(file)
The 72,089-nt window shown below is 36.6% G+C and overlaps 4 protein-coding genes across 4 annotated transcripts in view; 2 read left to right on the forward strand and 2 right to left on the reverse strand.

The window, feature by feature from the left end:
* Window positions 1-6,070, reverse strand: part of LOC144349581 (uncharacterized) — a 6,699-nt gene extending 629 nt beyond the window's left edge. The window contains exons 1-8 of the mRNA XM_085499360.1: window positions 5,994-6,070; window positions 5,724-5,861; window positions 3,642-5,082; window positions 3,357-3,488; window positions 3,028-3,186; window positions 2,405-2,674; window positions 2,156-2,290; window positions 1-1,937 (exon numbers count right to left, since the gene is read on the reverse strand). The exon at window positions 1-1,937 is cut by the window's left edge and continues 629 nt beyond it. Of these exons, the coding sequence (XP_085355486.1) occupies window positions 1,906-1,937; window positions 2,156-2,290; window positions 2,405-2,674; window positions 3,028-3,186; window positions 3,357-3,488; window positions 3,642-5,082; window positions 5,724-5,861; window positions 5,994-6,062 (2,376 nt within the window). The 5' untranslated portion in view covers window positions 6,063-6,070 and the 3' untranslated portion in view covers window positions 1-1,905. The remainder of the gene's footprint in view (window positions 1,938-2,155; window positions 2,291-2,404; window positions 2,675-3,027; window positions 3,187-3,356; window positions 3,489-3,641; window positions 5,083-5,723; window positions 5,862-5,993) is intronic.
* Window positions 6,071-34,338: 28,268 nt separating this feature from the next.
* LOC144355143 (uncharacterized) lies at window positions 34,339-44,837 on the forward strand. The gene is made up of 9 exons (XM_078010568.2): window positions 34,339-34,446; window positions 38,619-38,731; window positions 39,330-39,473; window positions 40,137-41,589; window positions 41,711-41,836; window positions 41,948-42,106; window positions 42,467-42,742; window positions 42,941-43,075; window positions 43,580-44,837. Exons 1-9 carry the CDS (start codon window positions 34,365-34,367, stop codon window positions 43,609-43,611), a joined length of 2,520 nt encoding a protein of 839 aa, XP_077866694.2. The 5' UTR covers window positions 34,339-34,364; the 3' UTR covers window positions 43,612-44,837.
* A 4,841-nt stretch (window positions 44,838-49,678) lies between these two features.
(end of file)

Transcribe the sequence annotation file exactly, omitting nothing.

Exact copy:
The 72,089-nt window shown below is 36.6% G+C and overlaps 4 protein-coding genes across 4 annotated transcripts in view; 2 read left to right on the forward strand and 2 right to left on the reverse strand.

The window, feature by feature from the left end:
* Window positions 1-6,070, reverse strand: part of LOC144349581 (uncharacterized) — a 6,699-nt gene extending 629 nt beyond the window's left edge. The window contains exons 1-8 of the mRNA XM_085499360.1: window positions 5,994-6,070; window positions 5,724-5,861; window positions 3,642-5,082; window positions 3,357-3,488; window positions 3,028-3,186; window positions 2,405-2,674; window positions 2,156-2,290; window positions 1-1,937 (exon numbers count right to left, since the gene is read on the reverse strand). The exon at window positions 1-1,937 is cut by the window's left edge and continues 629 nt beyond it. Of these exons, the coding sequence (XP_085355486.1) occupies window positions 1,906-1,937; window positions 2,156-2,290; window positions 2,405-2,674; window positions 3,028-3,186; window positions 3,357-3,488; window positions 3,642-5,082; window positions 5,724-5,861; window positions 5,994-6,062 (2,376 nt within the window). The 5' untranslated portion in view covers window positions 6,063-6,070 and the 3' untranslated portion in view covers window positions 1-1,905. The remainder of the gene's footprint in view (window positions 1,938-2,155; window positions 2,291-2,404; window positions 2,675-3,027; window positions 3,187-3,356; window positions 3,489-3,641; window positions 5,083-5,723; window positions 5,862-5,993) is intronic.
* Window positions 6,071-34,338: 28,268 nt separating this feature from the next.
* LOC144355143 (uncharacterized) lies at window positions 34,339-44,837 on the forward strand. The gene is made up of 9 exons (XM_078010568.2): window positions 34,339-34,446; window positions 38,619-38,731; window positions 39,330-39,473; window positions 40,137-41,589; window positions 41,711-41,836; window positions 41,948-42,106; window positions 42,467-42,742; window positions 42,941-43,075; window positions 43,580-44,837. Exons 1-9 carry the CDS (start codon window positions 34,365-34,367, stop codon window positions 43,609-43,611), a joined length of 2,520 nt encoding a protein of 839 aa, XP_077866694.2. The 5' UTR covers window positions 34,339-34,364; the 3' UTR covers window positions 43,612-44,837.
* A 4,841-nt stretch (window positions 44,838-49,678) lies between these two features.